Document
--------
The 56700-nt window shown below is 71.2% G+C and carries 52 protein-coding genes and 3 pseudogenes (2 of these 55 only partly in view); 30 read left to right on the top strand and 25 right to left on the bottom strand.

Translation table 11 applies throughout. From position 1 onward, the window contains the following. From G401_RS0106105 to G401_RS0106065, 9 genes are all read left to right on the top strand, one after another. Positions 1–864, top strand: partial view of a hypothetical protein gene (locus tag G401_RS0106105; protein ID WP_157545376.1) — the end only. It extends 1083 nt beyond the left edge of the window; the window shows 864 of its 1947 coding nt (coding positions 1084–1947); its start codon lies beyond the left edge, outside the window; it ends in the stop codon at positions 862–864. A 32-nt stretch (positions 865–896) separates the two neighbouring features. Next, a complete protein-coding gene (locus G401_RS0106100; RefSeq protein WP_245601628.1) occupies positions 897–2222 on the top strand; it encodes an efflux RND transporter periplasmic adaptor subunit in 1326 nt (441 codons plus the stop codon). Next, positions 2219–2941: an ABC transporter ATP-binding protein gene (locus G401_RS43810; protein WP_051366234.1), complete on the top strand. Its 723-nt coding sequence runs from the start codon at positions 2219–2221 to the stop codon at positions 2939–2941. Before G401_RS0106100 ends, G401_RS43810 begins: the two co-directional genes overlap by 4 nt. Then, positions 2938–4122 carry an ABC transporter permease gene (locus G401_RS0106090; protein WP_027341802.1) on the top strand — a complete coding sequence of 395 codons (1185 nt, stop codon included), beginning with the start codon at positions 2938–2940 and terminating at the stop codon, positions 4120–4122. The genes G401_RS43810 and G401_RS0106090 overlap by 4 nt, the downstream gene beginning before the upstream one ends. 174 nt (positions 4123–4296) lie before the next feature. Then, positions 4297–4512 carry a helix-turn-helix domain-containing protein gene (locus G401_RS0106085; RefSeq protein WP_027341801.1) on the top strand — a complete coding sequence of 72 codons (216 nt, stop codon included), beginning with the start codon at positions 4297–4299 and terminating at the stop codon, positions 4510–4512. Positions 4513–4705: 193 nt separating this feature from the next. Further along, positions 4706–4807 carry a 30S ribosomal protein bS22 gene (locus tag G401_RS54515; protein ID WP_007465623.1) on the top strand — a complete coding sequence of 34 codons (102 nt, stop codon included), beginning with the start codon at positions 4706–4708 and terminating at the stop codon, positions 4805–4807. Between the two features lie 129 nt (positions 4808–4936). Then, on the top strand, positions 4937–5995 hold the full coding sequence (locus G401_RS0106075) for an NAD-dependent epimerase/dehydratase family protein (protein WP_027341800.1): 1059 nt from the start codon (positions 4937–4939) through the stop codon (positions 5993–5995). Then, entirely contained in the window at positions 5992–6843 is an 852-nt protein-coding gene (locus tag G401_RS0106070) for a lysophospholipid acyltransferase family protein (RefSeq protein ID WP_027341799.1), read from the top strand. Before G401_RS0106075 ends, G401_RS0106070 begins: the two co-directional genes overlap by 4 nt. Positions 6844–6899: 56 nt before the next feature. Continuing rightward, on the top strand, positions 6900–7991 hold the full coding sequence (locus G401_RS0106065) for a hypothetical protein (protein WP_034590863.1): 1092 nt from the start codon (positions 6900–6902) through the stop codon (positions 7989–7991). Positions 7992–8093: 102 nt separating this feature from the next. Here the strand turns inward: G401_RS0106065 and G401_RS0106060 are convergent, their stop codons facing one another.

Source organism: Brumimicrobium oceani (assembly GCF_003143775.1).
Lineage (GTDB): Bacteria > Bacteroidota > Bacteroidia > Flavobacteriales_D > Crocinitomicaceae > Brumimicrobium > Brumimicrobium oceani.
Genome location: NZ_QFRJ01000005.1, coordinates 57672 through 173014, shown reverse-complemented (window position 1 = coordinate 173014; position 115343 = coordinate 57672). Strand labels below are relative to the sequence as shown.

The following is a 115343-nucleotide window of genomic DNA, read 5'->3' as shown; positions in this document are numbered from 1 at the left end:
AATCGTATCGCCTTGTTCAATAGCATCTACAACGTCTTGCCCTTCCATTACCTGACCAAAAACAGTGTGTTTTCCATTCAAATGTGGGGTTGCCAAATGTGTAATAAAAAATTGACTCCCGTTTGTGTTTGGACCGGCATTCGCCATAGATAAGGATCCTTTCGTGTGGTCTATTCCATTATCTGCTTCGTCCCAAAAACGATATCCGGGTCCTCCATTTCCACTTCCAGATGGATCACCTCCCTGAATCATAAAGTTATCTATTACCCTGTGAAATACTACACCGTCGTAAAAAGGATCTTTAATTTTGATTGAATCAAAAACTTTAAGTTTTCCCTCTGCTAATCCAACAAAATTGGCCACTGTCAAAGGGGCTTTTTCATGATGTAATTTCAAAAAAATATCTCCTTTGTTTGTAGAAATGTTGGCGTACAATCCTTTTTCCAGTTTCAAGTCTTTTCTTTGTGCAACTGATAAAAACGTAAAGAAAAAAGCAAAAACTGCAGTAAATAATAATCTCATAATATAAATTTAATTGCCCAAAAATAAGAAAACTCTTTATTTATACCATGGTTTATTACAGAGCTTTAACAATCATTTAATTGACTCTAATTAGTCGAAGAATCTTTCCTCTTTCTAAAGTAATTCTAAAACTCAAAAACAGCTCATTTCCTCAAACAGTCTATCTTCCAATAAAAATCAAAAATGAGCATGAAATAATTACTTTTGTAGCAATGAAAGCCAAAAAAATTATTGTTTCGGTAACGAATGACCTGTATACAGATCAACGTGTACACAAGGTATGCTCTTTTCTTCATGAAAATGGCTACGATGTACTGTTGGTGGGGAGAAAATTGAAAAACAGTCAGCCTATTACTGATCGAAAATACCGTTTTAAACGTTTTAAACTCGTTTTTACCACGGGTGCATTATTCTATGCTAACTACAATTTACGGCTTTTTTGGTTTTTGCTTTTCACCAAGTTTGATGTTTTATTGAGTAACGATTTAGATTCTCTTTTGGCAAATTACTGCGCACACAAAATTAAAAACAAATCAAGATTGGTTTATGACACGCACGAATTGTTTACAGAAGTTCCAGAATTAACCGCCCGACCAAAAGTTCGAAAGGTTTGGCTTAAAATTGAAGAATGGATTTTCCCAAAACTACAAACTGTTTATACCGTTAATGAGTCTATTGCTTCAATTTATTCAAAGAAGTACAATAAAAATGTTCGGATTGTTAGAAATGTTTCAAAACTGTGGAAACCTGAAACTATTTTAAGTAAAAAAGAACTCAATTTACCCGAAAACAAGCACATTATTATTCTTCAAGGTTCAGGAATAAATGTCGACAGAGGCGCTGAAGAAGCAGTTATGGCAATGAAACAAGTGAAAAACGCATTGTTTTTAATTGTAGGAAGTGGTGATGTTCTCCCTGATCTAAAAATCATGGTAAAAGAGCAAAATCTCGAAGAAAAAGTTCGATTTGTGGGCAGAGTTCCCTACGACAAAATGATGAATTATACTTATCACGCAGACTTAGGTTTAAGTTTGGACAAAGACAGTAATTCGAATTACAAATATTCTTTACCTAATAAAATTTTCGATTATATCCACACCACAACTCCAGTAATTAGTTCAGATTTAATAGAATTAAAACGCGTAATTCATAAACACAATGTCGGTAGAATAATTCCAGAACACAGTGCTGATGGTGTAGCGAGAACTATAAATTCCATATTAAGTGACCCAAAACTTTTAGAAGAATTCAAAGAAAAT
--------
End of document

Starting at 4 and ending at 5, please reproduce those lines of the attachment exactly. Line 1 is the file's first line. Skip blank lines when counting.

Lineage (GTDB): Bacteria > Bacteroidota > Bacteroidia > Flavobacteriales_D > Crocinitomicaceae > Brumimicrobium > Brumimicrobium oceani.
Genome location: NZ_QFRJ01000005.1, coordinates 57672 through 173014, shown reverse-complemented (window position 1 = coordinate 173014; position 115343 = coordinate 57672). Strand labels below are relative to the sequence as shown.